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Archive for February, 2011

My God, what a surprise!  And what a year!  After winning a Tony for my critically acclaimed one-woman show and a Grammy for my Cee-Lo produced debut pop album, I never expected to be recognized for my debut in el ciné.  When I was a girl, I used to imagine winning the Best Actress Academy Award for a screenplay I’d penned myself and here I am.  Thanks again, by the way, for the Best Screenplay award earlier tonight.  I’m speechless!

When Marty Scorsese called to beg me to adapt my book to the big screen, I was absolutely floored.  How could I be so lucky to work with a master?  But when Marty asked me to star as the lead, my first inclination was to turn him down.  I mean, I hadn’t acted since high school.  But I guess if anyone knows talent when they see it, it’s M-Scor.

Really, I couldn’t have asked for more supportive leading men than Robert DeNiro – I call him Bobby – and Sean Penn – I call him Seanie.  I share this award with you, boys!  And the rumors about Clooney and me are far from true.  I’m a one-man lady.  Admittedly, he was quite the flirt on set.  But all this tittle-tattle about my rejecting his advances driving him to the bottle?  Petty gossip.

A shout out to the ladies, I am in such good company with my fellow nominees.  Meryl, you will always be an inspiration and I look forward to working with you on our next picture.  Cate and Kate, you are stars whose luster will never fade.  And Julia?  Loved you in Mystic Pizza.

Most of all, I share this award with my dear, darling husband and family.  I’m standing here tonight because of you.  Your support has taught me never to give up on myself.  Because of you, I have made real all of my childhood dreams.  I know it can’t be easy living with a writer / actor / pop star / teacher / café owner / dog walker / grocery store cashier.  But your love has made it all possible.

My, has it been a long road to this stage tonight.  Admittedly, there have been dark moments when I wasn’t sure this day would ever come.  After so many disappointments and setbacks, false promises and false starts, it has been hard not to consider taking a permanent dive off the path to my hoped for destiny.  But turning your back on your greatest ambitions is turning away from yourself, something one should never do.

And so, I couldn’t possibly leave here tonight without saying a word to all the little girls around the world hoping to experience a moment like the one I’m enjoying tonight.  I’m here to tell you, whether you’re a ten-year old practicing your Oscar speech in her bedroom or a thirtysomething woman writing a blog in her garden-level apartment, never, ever give up on your dreams.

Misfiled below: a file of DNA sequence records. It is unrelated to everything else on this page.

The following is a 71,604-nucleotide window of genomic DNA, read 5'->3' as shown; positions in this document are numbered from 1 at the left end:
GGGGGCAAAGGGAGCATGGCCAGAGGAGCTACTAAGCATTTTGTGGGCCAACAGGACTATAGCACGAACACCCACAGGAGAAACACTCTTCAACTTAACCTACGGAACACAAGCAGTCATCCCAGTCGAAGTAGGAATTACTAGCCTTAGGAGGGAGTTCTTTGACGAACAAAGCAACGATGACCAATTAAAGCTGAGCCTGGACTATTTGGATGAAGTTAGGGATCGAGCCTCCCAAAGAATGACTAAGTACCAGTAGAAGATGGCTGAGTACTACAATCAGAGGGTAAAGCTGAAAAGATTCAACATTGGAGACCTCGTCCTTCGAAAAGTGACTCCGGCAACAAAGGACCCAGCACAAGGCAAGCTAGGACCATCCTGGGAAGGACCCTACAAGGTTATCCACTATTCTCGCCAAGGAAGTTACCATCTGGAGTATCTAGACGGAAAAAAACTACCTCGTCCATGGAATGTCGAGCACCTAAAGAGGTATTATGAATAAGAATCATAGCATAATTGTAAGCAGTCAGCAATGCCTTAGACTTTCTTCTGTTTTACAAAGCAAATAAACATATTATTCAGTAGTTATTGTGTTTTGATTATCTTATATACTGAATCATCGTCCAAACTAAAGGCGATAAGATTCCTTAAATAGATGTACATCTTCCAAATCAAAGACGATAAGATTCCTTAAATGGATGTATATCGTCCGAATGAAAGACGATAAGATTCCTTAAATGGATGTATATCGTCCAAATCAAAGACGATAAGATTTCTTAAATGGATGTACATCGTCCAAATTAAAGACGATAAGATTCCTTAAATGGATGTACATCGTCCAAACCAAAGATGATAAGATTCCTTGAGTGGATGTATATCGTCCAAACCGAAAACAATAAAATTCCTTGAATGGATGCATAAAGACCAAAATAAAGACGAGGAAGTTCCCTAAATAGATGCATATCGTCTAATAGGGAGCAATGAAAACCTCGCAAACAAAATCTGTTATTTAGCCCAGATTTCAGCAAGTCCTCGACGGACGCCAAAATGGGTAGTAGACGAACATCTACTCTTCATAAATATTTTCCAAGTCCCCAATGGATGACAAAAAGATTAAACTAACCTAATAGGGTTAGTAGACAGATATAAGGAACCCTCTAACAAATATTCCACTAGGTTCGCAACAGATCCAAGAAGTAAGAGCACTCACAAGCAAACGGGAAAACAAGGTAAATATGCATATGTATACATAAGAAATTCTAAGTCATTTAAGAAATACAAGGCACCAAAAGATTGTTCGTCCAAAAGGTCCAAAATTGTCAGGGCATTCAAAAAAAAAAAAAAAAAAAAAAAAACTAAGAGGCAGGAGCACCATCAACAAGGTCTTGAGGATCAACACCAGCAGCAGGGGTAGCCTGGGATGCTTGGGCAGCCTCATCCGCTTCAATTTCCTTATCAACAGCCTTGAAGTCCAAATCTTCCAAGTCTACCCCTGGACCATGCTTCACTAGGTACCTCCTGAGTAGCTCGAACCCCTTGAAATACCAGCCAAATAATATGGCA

[Altered photo from Indiana.edu]

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A good friend in college once admitted to feeling miffed when we were together in public because men sometimes checked me out instead of her.  Apparently, she was attempting to build trust by revealing these monstrous feelings and I was supposed to be touched.

I won’t pretend to have been a saint at the time, somehow immune to male attention.  But the last line of attack I’d have considered for securing guys’ interest was scorning my friends for taking it from me.

Still, like lotsa gals, much of my twenties was spent hoping guys liked me.  A cute one would come ‘round and I’d feel pressured to become a sexier, smarter, sassier version of myself, all smirky and eyelashes aflutter.  When dudes weren’t around, I was relaxed and keeping it real, praying for the day I’d be freed from stressing about being a hit with the boys.

I used to be afraid that day would never come.  But yes, Virginia, there is a Santa Claus.

This weekend, a gal named Christina proved those days are long behind me.  We met at a two-day writing conference.  Christina was naughty librarian sexy with the kind of combustible “not quite sure who I am yet” energy that makes folks in their twenties both charming and exasperating.  At breakfast, Christina formed a friend crush on me and a regular old boy crush on Billy, a handsomely tortured grunge king who had all the girls at the workshop in a tizzy.  Ten years ago, I might have had eyes for Billy, too.  Now, I’m wise enough to know self-important hot guys usually have little to offer, especially if they’re flirting with everything in a bra.